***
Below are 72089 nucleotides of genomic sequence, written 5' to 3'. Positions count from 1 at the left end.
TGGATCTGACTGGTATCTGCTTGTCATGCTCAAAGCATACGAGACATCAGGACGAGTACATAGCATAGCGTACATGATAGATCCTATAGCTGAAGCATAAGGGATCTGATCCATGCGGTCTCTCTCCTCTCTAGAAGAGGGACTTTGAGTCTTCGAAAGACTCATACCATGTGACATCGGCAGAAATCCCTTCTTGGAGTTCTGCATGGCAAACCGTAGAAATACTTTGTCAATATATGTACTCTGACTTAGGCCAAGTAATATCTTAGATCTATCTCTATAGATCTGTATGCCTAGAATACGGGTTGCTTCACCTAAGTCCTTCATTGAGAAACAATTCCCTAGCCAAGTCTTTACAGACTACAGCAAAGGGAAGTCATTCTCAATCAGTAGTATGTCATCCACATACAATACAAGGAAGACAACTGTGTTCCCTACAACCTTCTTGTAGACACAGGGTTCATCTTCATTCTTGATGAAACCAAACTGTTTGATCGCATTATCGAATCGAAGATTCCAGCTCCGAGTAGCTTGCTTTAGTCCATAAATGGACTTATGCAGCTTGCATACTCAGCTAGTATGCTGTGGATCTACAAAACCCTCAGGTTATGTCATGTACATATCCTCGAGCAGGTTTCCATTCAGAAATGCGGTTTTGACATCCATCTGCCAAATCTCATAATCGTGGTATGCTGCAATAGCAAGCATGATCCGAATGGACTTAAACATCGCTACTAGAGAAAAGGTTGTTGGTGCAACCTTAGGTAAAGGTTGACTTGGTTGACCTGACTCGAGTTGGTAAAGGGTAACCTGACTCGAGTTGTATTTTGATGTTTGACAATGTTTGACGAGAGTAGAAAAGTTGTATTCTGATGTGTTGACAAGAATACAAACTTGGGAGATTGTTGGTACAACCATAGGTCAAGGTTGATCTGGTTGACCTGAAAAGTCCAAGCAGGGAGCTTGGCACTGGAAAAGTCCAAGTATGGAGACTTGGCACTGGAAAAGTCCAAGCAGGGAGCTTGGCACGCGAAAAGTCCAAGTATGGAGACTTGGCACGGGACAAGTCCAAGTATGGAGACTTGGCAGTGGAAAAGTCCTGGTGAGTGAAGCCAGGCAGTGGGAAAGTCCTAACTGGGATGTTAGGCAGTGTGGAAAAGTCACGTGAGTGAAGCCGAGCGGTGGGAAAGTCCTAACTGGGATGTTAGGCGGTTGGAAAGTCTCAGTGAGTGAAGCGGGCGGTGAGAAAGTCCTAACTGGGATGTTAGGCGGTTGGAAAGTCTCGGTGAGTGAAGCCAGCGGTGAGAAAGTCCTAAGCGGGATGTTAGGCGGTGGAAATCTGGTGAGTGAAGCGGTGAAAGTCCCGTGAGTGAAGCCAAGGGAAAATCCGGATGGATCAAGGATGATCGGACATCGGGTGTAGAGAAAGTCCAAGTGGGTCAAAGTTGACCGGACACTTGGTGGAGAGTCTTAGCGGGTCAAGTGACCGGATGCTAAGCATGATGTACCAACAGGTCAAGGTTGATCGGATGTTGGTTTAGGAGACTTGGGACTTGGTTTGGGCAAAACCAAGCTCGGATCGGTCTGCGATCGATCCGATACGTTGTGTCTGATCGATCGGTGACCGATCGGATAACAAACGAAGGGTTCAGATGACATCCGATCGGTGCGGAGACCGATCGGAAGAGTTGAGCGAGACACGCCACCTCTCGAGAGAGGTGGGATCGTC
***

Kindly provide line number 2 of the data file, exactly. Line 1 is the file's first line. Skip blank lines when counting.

TGGATCTGACTGGTATCTGCTTGTCATGCTCAAAGCATACGAGACATCAGGACGAGTACATAGCATAGCGTACATGATAGATCCTATAGCTGAAGCATAAGGGATCTGATCCATGCGGTCTCTCTCCTCTCTAGAAGAGGGACTTTGAGTCTTCGAAAGACTCATACCATGTGACATCGGCAGAAATCCCTTCTTGGAGTTCTGCATGGCAAACCGTAGAAATACTTTGTCAATATATGTACTCTGACTTAGGCCAAGTAATATCTTAGATCTATCTCTATAGATCTGTATGCCTAGAATACGGGTTGCTTCACCTAAGTCCTTCATTGAGAAACAATTCCCTAGCCAAGTCTTTACAGACTACAGCAAAGGGAAGTCATTCTCAATCAGTAGTATGTCATCCACATACAATACAAGGAAGACAACTGTGTTCCCTACAACCTTCTTGTAGACACAGGGTTCATCTTCATTCTTGATGAAACCAAACTGTTTGATCGCATTATCGAATCGAAGATTCCAGCTCCGAGTAGCTTGCTTTAGTCCATAAATGGACTTATGCAGCTTGCATACTCAGCTAGTATGCTGTGGATCTACAAAACCCTCAGGTTATGTCATGTACATATCCTCGAGCAGGTTTCCATTCAGAAATGCGGTTTTGACATCCATCTGCCAAATCTCATAATCGTGGTATGCTGCAATAGCAAGCATGATCCGAATGGACTTAAACATCGCTACTAGAGAAAAGGTTGTTGGTGCAACCTTAGGTAAAGGTTGACTTGGTTGACCTGACTCGAGTTGGTAAAGGGTAACCTGACTCGAGTTGTATTTTGATGTTTGACAATGTTTGACGAGAGTAGAAAAGTTGTATTCTGATGTGTTGACAAGAATACAAACTTGGGAGATTGTTGGTACAACCATAGGTCAAGGTTGATCTGGTTGACCTGAAAAGTCCAAGCAGGGAGCTTGGCACTGGAAAAGTCCAAGTATGGAGACTTGGCACTGGAAAAGTCCAAGCAGGGAGCTTGGCACGCGAAAAGTCCAAGTATGGAGACTTGGCACGGGACAAGTCCAAGTATGGAGACTTGGCAGTGGAAAAGTCCTGGTGAGTGAAGCCAGGCAGTGGGAAAGTCCTAACTGGGATGTTAGGCAGTGTGGAAAAGTCACGTGAGTGAAGCCGAGCGGTGGGAAAGTCCTAACTGGGATGTTAGGCGGTTGGAAAGTCTCAGTGAGTGAAGCGGGCGGTGAGAAAGTCCTAACTGGGATGTTAGGCGGTTGGAAAGTCTCGGTGAGTGAAGCCAGCGGTGAGAAAGTCCTAAGCGGGATGTTAGGCGGTGGAAATCTGGTGAGTGAAGCGGTGAAAGTCCCGTGAGTGAAGCCAAGGGAAAATCCGGATGGATCAAGGATGATCGGACATCGGGTGTAGAGAAAGTCCAAGTGGGTCAAAGTTGACCGGACACTTGGTGGAGAGTCTTAGCGGGTCAAGTGACCGGATGCTAAGCATGATGTACCAACAGGTCAAGGTTGATCGGATGTTGGTTTAGGAGACTTGGGACTTGGTTTGGGCAAAACCAAGCTCGGATCGGTCTGCGATCGATCCGATACGTTGTGTCTGATCGATCGGTGACCGATCGGATAACAAACGAAGGGTTCAGATGACATCCGATCGGTGCGGAGACCGATCGGAAGAGTTGAGCGAGACACGCCACCTCTCGAGAGAGGTGGGATCGTC